|Publication number||US7490362 B2|
|Application number||US 10/597,888|
|Publication date||Feb 17, 2009|
|Filing date||Feb 10, 2005|
|Priority date||Feb 10, 2004|
|Also published as||CA2554830A1, EP1718175A1, US20080155727, WO2005074732A1|
|Publication number||10597888, 597888, PCT/2005/158, PCT/AU/2005/000158, PCT/AU/2005/00158, PCT/AU/5/000158, PCT/AU/5/00158, PCT/AU2005/000158, PCT/AU2005/00158, PCT/AU2005000158, PCT/AU200500158, PCT/AU5/000158, PCT/AU5/00158, PCT/AU5000158, PCT/AU500158, US 7490362 B2, US 7490362B2, US-B2-7490362, US7490362 B2, US7490362B2|
|Original Assignee||Jennifer Owen|
|Export Citation||BiBTeX, EndNote, RefMan|
|Patent Citations (23), Referenced by (5), Classifications (5), Legal Events (4)|
|External Links: USPTO, USPTO Assignment, Espacenet|
The present invention relates to a cover for use in breast feeding infants.
It is now becoming a more common practice for mothers to feed their infants in public. Changing life styles have meant that there is now a greater need (or at least preference) for women on the go to feed their infants in public. Whether socialising, shopping, travelling or even in business, more and more women find it necessary to feed their infants as and when required. No longer are infants forced to a particular feeding regime as was fashionable in the past, most mothers adopting the practice of feeding on demand. This means that babies who want to be fed, have to be fed then and there under whatever circumstances prevail.
Although there are sometimes limited facilities available for doing this, such as change rooms and so on in shopping complexes or rest rooms in restaurants and diners etc, most women would generally prefer to feed their infants in the company of their friends or family or generally do so in the environment they find themselves, rather than feeling they have to secret themselves away in some back room like a social outcast.
However, there remains to a large extent a stigma against breast feeding in public. This comes to some extent from the older generation unaccustomed to such activity in public. Although changing fashions have meant a relaxation in certain standards, including the acceptance of topless bathing at the beach, the problem remains that overt exposure of the female breast elsewhere can offend certain sectors of the public, even if only for the otherwise natural function of breast feeding. Coupled with the undesirable attention that this may also cause in certain situations or with certain individuals, most women generally feel some degree of self-consciousness or embarrassment in exposing themselves, even if only momentarily whilst placing an infant on their nipple. This is of course exacerbated to some extent by the need to partially undo or remove at least a portion of the garments the mother is wearing. Even though the infant, when once on the nipple, affords some general “protection” as far as further exposure of the breast is concerned, this can be readily broken by the infant suddenly pulling away leaving the mother more exposed than she had intended or would have wished.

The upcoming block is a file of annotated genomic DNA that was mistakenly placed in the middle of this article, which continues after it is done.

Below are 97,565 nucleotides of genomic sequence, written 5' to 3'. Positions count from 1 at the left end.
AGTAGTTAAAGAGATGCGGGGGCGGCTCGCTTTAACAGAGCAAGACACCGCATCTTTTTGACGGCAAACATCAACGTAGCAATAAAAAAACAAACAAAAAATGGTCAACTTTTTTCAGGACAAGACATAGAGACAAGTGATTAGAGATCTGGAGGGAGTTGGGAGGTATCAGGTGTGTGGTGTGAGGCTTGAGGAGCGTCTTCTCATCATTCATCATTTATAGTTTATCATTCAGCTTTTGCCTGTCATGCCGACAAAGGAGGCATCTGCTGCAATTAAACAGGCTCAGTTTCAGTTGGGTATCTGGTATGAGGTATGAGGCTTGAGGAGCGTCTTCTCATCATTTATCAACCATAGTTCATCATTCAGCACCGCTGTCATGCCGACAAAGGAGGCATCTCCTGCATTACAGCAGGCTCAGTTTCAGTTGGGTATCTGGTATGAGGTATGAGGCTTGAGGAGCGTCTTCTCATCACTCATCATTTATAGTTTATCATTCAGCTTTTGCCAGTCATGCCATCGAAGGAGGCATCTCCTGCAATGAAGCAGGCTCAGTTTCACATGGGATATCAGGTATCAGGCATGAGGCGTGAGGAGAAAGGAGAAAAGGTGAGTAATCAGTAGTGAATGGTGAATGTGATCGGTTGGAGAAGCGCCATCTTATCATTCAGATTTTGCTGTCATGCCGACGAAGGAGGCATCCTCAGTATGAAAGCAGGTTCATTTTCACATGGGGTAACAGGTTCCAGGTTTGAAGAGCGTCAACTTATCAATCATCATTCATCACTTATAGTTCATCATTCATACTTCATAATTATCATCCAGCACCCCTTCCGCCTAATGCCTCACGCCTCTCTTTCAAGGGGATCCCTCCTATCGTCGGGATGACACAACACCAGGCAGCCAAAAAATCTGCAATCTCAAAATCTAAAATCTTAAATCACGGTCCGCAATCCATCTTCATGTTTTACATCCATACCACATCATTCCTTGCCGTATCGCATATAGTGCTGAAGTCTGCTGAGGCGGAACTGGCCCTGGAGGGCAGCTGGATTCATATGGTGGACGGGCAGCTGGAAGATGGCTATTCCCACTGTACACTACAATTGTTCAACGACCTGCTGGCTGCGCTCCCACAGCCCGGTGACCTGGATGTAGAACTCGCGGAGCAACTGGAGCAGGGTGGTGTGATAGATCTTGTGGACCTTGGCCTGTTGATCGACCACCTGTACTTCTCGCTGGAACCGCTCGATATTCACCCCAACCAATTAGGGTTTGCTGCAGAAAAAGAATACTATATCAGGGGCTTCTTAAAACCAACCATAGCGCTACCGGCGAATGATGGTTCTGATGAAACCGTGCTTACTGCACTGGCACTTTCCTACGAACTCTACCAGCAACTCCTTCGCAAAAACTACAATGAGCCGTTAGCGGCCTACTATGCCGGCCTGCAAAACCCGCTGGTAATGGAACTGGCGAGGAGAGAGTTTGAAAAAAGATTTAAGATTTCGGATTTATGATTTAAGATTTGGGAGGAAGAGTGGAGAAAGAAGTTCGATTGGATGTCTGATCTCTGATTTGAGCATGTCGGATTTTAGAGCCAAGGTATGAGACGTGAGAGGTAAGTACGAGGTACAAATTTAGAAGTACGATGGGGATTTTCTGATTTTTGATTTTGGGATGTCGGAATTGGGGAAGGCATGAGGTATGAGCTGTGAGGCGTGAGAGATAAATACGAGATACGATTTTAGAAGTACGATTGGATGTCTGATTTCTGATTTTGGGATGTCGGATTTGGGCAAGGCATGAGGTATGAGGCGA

Add to this, the particular bonding which takes place between mother and child during breast feeding, one can easily appreciate that even those who might otherwise feel comfortable with perhaps more explicit exposure for example at the beach, would by and large prefer some degree of privacy, or at least a more discrete situation, when feeding their infant.
There are also situations when it would be desirable to provide some sort of protection for the infant as well. This would also extend to bottle feeding as well as breast feeding. For example protection from the elements, including sun and wind and perhaps even a light shower of rain, would be desirable for the infant being fed. Such protection is also relevant when considering the mother herself, who in situations where the weather is colder for example, may find that she is disadvantaged by having to partially expose more of herself than the she would prefer given the prevailing weather.
Other difficulties also arise when one considers the various aspects of feeding an infant, not the least of which is the need to juggle various implements, whilst holding the baby and fiddling with clothing etc, including in the case of bottle feeding, the bottle itself, and in the case of breast feeding, say a nursing pad.
It would therefore be useful to provide a suitable cover which could be used by mothers when breast feeding an infant, so that they can accomplish that in a more discrete manner, and which would also be suitable in providing protection to the infant (or mother) from exposure to the elements during either breast feeding or bottle feeding. It would also be useful if such cover also provided additional features such as a suitable pocket or pockets to accommodate for example one or more nursing pads, so that they are on hand when most needed.
It is therefore an object of the present invention to overcome or at least ameliorate some or all of the foregoing disadvantages, by providing a suitable cover for use in breast feeding an infant so as to provide a more discrete situation, and which is also suitable for use in bottle feeding situations. Preferably such cover would have additional advantages such as the provision of pockets as well as providing protection to mother and infant. At the very least, the invention provides an alternative to previously known techniques for breast feeding and/or bottle feeding of infants.